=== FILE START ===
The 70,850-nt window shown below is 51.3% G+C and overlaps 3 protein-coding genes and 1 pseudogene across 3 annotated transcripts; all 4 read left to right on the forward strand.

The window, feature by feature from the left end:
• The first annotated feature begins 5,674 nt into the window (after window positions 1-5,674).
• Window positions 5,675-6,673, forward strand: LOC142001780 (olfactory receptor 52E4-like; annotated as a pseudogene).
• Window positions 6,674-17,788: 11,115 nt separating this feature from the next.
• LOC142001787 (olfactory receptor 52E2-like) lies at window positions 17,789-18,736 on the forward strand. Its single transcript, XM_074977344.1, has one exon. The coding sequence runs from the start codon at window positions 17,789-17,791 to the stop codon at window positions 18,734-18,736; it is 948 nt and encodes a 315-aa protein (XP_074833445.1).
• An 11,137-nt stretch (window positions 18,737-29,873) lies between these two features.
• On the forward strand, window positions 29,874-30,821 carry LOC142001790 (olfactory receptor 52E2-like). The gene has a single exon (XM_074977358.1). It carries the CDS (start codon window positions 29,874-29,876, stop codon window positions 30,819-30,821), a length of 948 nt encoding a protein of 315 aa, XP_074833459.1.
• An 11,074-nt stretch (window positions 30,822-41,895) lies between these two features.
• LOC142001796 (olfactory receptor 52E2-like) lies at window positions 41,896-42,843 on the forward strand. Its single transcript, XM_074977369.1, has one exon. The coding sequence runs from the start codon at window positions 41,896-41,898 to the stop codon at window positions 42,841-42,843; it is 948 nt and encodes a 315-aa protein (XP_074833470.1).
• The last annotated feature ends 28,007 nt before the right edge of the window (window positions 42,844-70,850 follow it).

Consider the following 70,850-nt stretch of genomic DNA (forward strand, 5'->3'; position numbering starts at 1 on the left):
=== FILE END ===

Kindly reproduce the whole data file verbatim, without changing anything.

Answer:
The 70,850-nt window shown below is 51.3% G+C and overlaps 3 protein-coding genes and 1 pseudogene across 3 annotated transcripts; all 4 read left to right on the forward strand.

The window, feature by feature from the left end:
• The first annotated feature begins 5,674 nt into the window (after window positions 1-5,674).
• Window positions 5,675-6,673, forward strand: LOC142001780 (olfactory receptor 52E4-like; annotated as a pseudogene).
• Window positions 6,674-17,788: 11,115 nt separating this feature from the next.
• LOC142001787 (olfactory receptor 52E2-like) lies at window positions 17,789-18,736 on the forward strand. Its single transcript, XM_074977344.1, has one exon. The coding sequence runs from the start codon at window positions 17,789-17,791 to the stop codon at window positions 18,734-18,736; it is 948 nt and encodes a 315-aa protein (XP_074833445.1).
• An 11,137-nt stretch (window positions 18,737-29,873) lies between these two features.
• On the forward strand, window positions 29,874-30,821 carry LOC142001790 (olfactory receptor 52E2-like). The gene has a single exon (XM_074977358.1). It carries the CDS (start codon window positions 29,874-29,876, stop codon window positions 30,819-30,821), a length of 948 nt encoding a protein of 315 aa, XP_074833459.1.
• An 11,074-nt stretch (window positions 30,822-41,895) lies between these two features.
• LOC142001796 (olfactory receptor 52E2-like) lies at window positions 41,896-42,843 on the forward strand. Its single transcript, XM_074977369.1, has one exon. The coding sequence runs from the start codon at window positions 41,896-41,898 to the stop codon at window positions 42,841-42,843; it is 948 nt and encodes a 315-aa protein (XP_074833470.1).
• The last annotated feature ends 28,007 nt before the right edge of the window (window positions 42,844-70,850 follow it).

Consider the following 70,850-nt stretch of genomic DNA (forward strand, 5'->3'; position numbering starts at 1 on the left):